Eat your greens, get a biscuit
If you want to change someone’s behaviour, positive reinforcement is a great way to go.
Psychologists know this – and so does everyone else. Corporations give bonuses to motivate staff, and develop loyalty programs to keep their customers. Social media platforms push engagement through the dopamine bumps of likes and shares. Self-help gurus create habit shifts through rewards. Parents train kids – and dogs, and budgies – with small prizes. Positive reinforcement has become part of the human story.
So it’s surprising that when it comes to activism, we seem to have lost sight of it as a tool. In fact, our discourse is too often governed by the very opposite: scolding, shaming, penalties, complaining to the referee. I think it’s time to bring positive reinforcement back.
Here’s how it could work. But to set it up, allow me an anecdote.
An unsettling encounter
In 2012, I had an experience that left me bewildered and annoyed. An obstetrician, tasked with bringing my child into the world, casually asked me for an under-the-table payment.
It was my first encounter with corruption in Greece's medical sector, where small envelopes (called fakelaki in Greek) change hands to supposedly guarantee better care. This practice has pervaded the system.
On one level, the fakelaki is just a gift in exchange for better services. But the practice creates a perverse incentive structure, influencing decisions as critical as life-or-death operations. Patients aren’t happy giving the bribes, if they can afford them at all. Decent doctors feel guilty taking the money. And administrators and the government have no motivation to raise salaries. The customer pays, and everybody loses.
Successive governments know this situation sucks. And in the past decade, largely as a response to Greece’s economic crisis, they’ve raised the penalties for doctors who take tips. While citizens have set up websites dedicated to naming and shaming them.
The thing is, none of this has worked. As I learned last week from a friend whose grandmother just came out of hospital, the fakelaki system persists in Greece (and in other EU countries).
So as an activist, how can you undermine an ingrained culture, dislodge a negative habit... when doling out fines and humiliation have failed? Enter positive reinforcement.
Instead of exposing and penalising doctors who take bribes, you could reward those who publicly declare they never will.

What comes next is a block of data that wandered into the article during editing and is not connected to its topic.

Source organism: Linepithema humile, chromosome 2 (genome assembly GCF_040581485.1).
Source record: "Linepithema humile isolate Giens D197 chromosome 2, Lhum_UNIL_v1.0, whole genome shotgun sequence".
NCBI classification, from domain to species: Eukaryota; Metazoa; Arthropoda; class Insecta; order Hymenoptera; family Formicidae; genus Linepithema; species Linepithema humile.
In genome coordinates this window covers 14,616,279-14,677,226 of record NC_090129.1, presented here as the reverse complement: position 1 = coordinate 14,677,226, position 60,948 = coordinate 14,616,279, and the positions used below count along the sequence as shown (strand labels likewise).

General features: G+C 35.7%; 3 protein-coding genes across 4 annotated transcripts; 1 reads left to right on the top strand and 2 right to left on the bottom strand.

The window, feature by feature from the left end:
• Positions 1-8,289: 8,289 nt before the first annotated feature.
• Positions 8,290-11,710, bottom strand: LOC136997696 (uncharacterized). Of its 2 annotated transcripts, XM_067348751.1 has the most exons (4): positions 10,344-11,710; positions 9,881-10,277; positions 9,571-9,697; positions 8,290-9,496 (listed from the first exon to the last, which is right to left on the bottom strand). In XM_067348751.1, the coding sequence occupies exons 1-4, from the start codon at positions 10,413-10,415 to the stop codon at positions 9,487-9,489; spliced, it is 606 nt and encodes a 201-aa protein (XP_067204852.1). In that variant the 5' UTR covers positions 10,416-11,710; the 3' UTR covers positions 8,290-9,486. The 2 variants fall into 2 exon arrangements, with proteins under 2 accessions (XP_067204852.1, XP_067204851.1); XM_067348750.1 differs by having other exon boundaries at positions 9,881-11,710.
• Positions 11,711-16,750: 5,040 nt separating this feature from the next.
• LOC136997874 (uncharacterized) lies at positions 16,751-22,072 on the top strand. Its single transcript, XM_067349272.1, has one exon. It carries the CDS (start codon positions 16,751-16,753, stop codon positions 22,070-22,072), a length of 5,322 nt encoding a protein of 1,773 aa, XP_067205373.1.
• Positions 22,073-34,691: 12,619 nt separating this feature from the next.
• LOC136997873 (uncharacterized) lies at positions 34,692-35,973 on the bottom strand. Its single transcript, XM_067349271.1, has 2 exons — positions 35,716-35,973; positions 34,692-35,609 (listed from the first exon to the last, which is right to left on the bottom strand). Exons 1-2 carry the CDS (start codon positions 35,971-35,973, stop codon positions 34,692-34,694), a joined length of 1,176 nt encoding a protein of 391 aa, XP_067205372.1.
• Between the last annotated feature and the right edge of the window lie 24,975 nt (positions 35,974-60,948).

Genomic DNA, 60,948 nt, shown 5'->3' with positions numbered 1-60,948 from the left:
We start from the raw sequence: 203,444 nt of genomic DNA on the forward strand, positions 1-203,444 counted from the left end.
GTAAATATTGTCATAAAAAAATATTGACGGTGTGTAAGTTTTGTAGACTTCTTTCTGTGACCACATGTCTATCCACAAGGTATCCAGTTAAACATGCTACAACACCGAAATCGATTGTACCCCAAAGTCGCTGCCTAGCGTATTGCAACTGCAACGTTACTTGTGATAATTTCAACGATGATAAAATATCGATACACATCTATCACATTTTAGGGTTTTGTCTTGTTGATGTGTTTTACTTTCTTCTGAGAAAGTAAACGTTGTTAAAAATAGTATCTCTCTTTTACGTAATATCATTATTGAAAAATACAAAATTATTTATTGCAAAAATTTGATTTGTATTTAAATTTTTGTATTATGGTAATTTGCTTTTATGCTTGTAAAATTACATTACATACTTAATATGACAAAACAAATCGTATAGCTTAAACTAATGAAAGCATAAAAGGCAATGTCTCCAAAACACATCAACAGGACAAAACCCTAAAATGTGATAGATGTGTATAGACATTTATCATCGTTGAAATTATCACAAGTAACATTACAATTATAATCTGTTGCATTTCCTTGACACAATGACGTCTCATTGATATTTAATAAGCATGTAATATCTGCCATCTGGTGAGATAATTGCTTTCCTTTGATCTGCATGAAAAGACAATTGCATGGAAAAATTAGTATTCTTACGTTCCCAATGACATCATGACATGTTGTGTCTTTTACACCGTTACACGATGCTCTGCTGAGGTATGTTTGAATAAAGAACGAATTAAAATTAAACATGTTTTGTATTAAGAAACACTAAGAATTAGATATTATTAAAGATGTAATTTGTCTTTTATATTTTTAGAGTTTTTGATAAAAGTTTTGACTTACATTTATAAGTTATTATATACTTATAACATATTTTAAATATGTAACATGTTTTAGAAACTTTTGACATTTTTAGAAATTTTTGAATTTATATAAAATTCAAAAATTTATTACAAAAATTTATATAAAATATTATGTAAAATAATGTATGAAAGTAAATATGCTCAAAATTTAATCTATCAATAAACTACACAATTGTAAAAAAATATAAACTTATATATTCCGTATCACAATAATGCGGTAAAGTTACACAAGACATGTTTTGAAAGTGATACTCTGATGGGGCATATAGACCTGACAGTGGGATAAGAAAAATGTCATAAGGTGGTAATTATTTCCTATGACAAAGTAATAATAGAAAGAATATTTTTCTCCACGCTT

Let’s say you draft a declaration for doctors. Something short and explicit, like:
I will do the best for all my patients, regardless of whether I am offered gifts. And I commit to refusing any gift offered to me in my capacity as a doctor, in any form.
Let’s call it the Blue Hippo Declaration, after the Hippocratic Oath. It’s blue because that colour symbolises trust and loyalty (OK, I’m reaching here).
Then you create an online, public database of every doctor in your town. And call every doctor on the list, asking if they will support it.
Every doctor who signs the declaration gets some small rewards. You list them in the public database as a signatory. Send them a sticker of a blue hippo for their office window, or a pin to wear, to broadcast to their patients that they signed. And give them a mention in any press release, whenever you reach out to media.
Doctors who don’t respond to your request to sign the declaration, or refuse, get an ominous “has not signed” next to their name in red.
For this project to build critical mass, you’d need some social cred before asking for signatures, to make doctors more likely to respond. You could start with a small group of established doctors, in a single town. Create a basic online presence with a logo. And try to generate some media coverage about your project which you can link to when you reach out. So when a doctor checks your background, they know you’re serious.
The goal of the project is to expand the circle of integrity and responsibility; the ‘ethical’ doctors who pledge never to take tips. As that circle grows, those outside it become more notable. Doctors who sign the declaration are granted some prestige points. Doctors who don't, or who delay, pay a moderate social cost. Bit by bit, through positive reinforcement, you might just make a dent in the corrupt practice, and shift attitudes.
‘To be sure’
Yes, an initiative like this does have challenges. It relies on social pressure and voluntary commitment from doctors. You won’t tackle systemic corruption through this method alone.
But the bigger picture is: positive reinforcement and public pledges offer an interesting – and underused – avenue for activism. You could apply it a whole range of activist projects to encourage ethical practices. So long as all members of a certain group of providers are invited to pledge, the dynamics of reward, and the light social pressure to behave ethically, stay the same.
For example, want to encourage sustainable practices in your area? “This restaurant only uses renewable energy sources.” To fight discrimination? “This bar welcomes LGBT people.” To promote better workplace ethics? “This company has fair labour practices and transparent business operations.” To drive voter turnout? “This district has had 70%+ turnout for three elections running.” Just make sure you ask every restaurant, bar, company or voting district, and have a public listing of all their responses.
A lighter touch in a harsh world
Activism is often characterised by radical, heavy-handed approaches. And sure, sometimes that is exactly what is needed for change. But while it won’t work for every issue, the power of positive reinforcement offers a refreshing alternative. By guiding people towards more ethical choices with small rewards and light social pressure, you could shift a culture, ignite a transformation. It’s worth a shot.